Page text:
The Ecommerce Foundation and Ecommerce Europe launched the latest European BC2 E-commerce Report during the Global E-commerce Summit at the end of May 2016. The e-commerce turnover grew by double digits to €455.3 billion, with a growth rate of 13.3% in 2015, according to the report. This year, the European B2C e-commerce turnover will keep increasing and is forecast to reach the €500 billion mark.
With around 296 million e-shoppers in Europe, each spending an average of €1,540 online last year, the report provides a promising outlook for the e-commerce industry. And there is still more than enough room for further growth. “Today, only 43% of the European population of 15 years and older shop online, and 16% of them buy in another country. Moreover, 16% of SMEs sell online and less than half of them sell online across borders (7.5%). The full potential of the European e-commerce market has not yet been reached”, said Marlene ten Ham, Ecommerce Europe’s Secretary General, during the Summit.
Where does Europe stand?
The impact of B2C e-commerce on the European economy has been increasing in the past years and its growth is expected to continue in the years to come resulting in European e-commerce sales of €510bn in 2016, €598bn in 2017 and €660bn in 2018. The United Kingdom, France and Germany are clearly the front runners in terms of B2C e-commerce in Europe as they account for more than 60% of all online turnover. The United Kingdom is leading when it comes to the size of their B2C e-commerce market (€157.1 billion) and the average spending per e-shopper (€3,625). However, in terms of the number of e-shoppers, the Germans have a greater market presence than their British counterparts (51.6 million vs. 43.4 million). It is perhaps surprising that none of these e-commerce power houses features in the top 10 of fastest-growing B2C e-commerce markets. Ukraine is at the top of the list (with a growth of 35% compared to 2014), closely followed by Turkey (34.9%) and Belgium (34.2%).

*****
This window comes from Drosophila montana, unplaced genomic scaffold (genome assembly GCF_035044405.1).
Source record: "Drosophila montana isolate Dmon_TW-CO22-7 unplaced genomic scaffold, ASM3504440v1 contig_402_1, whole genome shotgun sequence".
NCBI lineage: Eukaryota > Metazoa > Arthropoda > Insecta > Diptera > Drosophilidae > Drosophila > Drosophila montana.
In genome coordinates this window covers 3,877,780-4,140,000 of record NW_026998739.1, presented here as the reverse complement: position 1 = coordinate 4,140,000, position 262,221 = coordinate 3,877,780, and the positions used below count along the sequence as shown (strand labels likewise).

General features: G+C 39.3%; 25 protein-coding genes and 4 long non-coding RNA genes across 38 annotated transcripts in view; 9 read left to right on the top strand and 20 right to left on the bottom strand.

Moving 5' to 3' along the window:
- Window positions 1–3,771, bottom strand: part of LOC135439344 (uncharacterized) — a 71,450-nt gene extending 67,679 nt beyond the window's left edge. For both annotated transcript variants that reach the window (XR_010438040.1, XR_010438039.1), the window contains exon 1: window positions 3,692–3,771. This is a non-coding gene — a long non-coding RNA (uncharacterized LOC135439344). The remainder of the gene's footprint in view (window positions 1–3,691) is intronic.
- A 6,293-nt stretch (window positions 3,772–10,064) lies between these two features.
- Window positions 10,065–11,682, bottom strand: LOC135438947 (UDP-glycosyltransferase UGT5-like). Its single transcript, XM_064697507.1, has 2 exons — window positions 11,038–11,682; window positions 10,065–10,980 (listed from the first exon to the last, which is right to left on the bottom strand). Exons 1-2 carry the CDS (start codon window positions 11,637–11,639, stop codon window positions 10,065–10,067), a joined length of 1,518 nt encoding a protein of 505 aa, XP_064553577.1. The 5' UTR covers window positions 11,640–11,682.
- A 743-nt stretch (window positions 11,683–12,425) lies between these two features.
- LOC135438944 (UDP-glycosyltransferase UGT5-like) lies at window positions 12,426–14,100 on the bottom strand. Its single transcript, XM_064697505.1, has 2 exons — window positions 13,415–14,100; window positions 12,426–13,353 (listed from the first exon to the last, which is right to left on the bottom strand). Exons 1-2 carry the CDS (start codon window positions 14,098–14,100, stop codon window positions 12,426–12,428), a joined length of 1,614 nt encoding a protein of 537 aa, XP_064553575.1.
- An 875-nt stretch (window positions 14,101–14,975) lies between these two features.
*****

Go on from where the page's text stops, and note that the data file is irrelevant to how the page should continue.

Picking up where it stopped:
Still, there are still several barriers to overcome in order to unlock the full potential of the e-commerce sector in Europe according to the recently published Cross-border E-commerce Barometer 2016. The three main challenges for merchants striving to expand their business cross-border are legal fragmentation, taxation issues (VAT) and logistics/distribution. This is why Ecommerce Europe’s mission is to stimulate cross-border e-commerce through lobbying for better or desired policy by calling among others for simplified and more harmonized consumer rules, improved and innovative online payment systems, as well as open standards and more efficiency in parcel delivery.
European e-commerce facts and figures can be freely downloaded through the light version of the European B2C E-commerce Report and free infographics. The full report can also be ordered through the EcommerceWiki website.